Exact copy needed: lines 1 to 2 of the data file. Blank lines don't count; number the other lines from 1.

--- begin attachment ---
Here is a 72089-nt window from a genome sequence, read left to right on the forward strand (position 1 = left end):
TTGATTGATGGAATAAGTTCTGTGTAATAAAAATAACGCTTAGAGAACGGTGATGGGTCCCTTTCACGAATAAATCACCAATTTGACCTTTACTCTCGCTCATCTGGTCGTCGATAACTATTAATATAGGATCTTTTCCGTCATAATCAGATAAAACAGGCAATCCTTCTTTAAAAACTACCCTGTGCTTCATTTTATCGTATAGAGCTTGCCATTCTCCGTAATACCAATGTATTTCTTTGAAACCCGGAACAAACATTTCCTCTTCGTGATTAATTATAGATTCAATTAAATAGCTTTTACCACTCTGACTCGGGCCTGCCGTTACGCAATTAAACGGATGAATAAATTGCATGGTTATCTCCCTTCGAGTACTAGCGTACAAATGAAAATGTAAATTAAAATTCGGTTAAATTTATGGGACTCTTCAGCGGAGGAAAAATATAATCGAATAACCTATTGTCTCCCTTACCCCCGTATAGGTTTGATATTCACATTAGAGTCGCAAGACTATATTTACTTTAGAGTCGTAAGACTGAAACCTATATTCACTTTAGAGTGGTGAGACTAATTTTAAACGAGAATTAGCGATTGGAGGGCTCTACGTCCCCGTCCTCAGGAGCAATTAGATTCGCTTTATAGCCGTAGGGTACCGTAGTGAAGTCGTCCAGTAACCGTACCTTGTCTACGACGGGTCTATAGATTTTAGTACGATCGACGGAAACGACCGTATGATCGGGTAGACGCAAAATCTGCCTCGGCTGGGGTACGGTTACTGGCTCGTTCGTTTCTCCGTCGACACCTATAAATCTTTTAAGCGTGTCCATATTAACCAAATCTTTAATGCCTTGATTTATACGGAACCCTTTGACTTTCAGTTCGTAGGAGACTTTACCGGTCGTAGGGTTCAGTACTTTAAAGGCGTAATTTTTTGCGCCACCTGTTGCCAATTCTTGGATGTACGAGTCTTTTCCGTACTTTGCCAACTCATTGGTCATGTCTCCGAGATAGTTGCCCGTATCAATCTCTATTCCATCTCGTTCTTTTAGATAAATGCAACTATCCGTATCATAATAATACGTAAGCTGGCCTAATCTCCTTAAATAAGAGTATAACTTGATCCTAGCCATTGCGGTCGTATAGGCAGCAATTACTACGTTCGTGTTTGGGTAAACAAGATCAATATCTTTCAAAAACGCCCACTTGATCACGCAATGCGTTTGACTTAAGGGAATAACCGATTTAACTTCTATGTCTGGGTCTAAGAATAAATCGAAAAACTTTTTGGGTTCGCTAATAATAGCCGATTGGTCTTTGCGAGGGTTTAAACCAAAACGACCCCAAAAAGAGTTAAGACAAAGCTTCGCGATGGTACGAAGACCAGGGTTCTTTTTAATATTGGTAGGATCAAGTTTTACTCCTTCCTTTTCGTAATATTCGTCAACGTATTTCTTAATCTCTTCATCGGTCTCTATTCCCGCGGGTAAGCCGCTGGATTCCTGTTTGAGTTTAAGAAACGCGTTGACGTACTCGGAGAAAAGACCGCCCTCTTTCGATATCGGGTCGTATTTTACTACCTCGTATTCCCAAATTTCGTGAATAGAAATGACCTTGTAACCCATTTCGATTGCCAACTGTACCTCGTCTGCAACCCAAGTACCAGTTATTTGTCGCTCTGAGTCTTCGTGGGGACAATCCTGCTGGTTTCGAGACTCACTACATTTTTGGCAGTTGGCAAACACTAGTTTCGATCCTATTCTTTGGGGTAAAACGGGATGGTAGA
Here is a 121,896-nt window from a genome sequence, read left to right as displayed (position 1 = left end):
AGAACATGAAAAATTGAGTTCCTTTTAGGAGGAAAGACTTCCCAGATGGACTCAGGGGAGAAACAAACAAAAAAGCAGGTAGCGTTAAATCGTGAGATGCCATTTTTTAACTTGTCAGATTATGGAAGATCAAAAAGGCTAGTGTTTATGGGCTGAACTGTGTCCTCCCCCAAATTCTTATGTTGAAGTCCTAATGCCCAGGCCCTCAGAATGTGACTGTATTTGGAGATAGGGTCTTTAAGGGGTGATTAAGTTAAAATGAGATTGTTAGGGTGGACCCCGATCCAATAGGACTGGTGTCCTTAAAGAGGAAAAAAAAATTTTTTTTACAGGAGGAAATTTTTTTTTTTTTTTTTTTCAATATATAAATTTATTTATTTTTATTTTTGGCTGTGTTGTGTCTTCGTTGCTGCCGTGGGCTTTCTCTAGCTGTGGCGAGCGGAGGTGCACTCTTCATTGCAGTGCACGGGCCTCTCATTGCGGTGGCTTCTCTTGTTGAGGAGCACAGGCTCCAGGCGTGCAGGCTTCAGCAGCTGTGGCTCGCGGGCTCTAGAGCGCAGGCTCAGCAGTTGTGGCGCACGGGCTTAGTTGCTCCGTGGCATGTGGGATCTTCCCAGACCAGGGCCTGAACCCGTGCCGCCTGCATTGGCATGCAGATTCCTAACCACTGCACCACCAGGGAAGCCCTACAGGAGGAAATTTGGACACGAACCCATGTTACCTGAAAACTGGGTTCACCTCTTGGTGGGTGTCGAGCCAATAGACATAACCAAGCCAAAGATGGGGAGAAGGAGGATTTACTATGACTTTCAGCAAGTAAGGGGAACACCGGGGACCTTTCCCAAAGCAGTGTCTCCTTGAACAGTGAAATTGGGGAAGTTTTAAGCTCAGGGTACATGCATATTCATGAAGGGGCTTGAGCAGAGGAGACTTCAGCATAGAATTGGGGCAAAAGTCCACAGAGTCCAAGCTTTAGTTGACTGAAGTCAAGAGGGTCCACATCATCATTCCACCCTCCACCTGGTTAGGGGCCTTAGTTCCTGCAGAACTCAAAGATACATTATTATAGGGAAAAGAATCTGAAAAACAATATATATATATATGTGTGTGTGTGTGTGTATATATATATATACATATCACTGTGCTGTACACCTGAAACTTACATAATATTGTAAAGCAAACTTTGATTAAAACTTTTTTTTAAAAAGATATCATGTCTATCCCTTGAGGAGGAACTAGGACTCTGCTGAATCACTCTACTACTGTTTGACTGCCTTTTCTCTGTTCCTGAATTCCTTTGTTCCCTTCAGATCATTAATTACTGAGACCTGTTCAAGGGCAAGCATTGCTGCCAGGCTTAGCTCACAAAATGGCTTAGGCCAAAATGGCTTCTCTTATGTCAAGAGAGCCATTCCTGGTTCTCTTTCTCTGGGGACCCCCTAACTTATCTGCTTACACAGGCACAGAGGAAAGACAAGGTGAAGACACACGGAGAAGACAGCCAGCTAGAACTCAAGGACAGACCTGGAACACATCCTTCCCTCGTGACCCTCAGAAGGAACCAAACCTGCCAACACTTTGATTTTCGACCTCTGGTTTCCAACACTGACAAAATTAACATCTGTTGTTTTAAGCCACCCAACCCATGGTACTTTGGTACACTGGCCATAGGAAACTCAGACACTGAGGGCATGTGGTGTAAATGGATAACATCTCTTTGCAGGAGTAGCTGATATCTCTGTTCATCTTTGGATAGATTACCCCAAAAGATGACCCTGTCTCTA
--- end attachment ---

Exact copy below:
Here is a 72089-nt window from a genome sequence, read left to right on the forward strand (position 1 = left end):
TTGATTGATGGAATAAGTTCTGTGTAATAAAAATAACGCTTAGAGAACGGTGATGGGTCCCTTTCACGAATAAATCACCAATTTGACCTTTACTCTCGCTCATCTGGTCGTCGATAACTATTAATATAGGATCTTTTCCGTCATAATCAGATAAAACAGGCAATCCTTCTTTAAAAACTACCCTGTGCTTCATTTTATCGTATAGAGCTTGCCATTCTCCGTAATACCAATGTATTTCTTTGAAACCCGGAACAAACATTTCCTCTTCGTGATTAATTATAGATTCAATTAAATAGCTTTTACCACTCTGACTCGGGCCTGCCGTTACGCAATTAAACGGATGAATAAATTGCATGGTTATCTCCCTTCGAGTACTAGCGTACAAATGAAAATGTAAATTAAAATTCGGTTAAATTTATGGGACTCTTCAGCGGAGGAAAAATATAATCGAATAACCTATTGTCTCCCTTACCCCCGTATAGGTTTGATATTCACATTAGAGTCGCAAGACTATATTTACTTTAGAGTCGTAAGACTGAAACCTATATTCACTTTAGAGTGGTGAGACTAATTTTAAACGAGAATTAGCGATTGGAGGGCTCTACGTCCCCGTCCTCAGGAGCAATTAGATTCGCTTTATAGCCGTAGGGTACCGTAGTGAAGTCGTCCAGTAACCGTACCTTGTCTACGACGGGTCTATAGATTTTAGTACGATCGACGGAAACGACCGTATGATCGGGTAGACGCAAAATCTGCCTCGGCTGGGGTACGGTTACTGGCTCGTTCGTTTCTCCGTCGACACCTATAAATCTTTTAAGCGTGTCCATATTAACCAAATCTTTAATGCCTTGATTTATACGGAACCCTTTGACTTTCAGTTCGTAGGAGACTTTACCGGTCGTAGGGTTCAGTACTTTAAAGGCGTAATTTTTTGCGCCACCTGTTGCCAATTCTTGGATGTACGAGTCTTTTCCGTACTTTGCCAACTCATTGGTCATGTCTCCGAGATAGTTGCCCGTATCAATCTCTATTCCATCTCGTTCTTTTAGATAAATGCAACTATCCGTATCATAATAATACGTAAGCTGGCCTAATCTCCTTAAATAAGAGTATAACTTGATCCTAGCCATTGCGGTCGTATAGGCAGCAATTACTACGTTCGTGTTTGGGTAAACAAGATCAATATCTTTCAAAAACGCCCACTTGATCACGCAATGCGTTTGACTTAAGGGAATAACCGATTTAACTTCTATGTCTGGGTCTAAGAATAAATCGAAAAACTTTTTGGGTTCGCTAATAATAGCCGATTGGTCTTTGCGAGGGTTTAAACCAAAACGACCCCAAAAAGAGTTAAGACAAAGCTTCGCGATGGTACGAAGACCAGGGTTCTTTTTAATATTGGTAGGATCAAGTTTTACTCCTTCCTTTTCGTAATATTCGTCAACGTATTTCTTAATCTCTTCATCGGTCTCTATTCCCGCGGGTAAGCCGCTGGATTCCTGTTTGAGTTTAAGAAACGCGTTGACGTACTCGGAGAAAAGACCGCCCTCTTTCGATATCGGGTCGTATTTTACTACCTCGTATTCCCAAATTTCGTGAATAGAAATGACCTTGTAACCCATTTCGATTGCCAACTGTACCTCGTCTGCAACCCAAGTACCAGTTATTTGTCGCTCTGAGTCTTCGTGGGGACAATCCTGCTGGTTTCGAGACTCACTACATTTTTGGCAGTTGGCAAACACTAGTTTCGATCCTATTCTTTGGGGTAAAACGGGATGGTAGA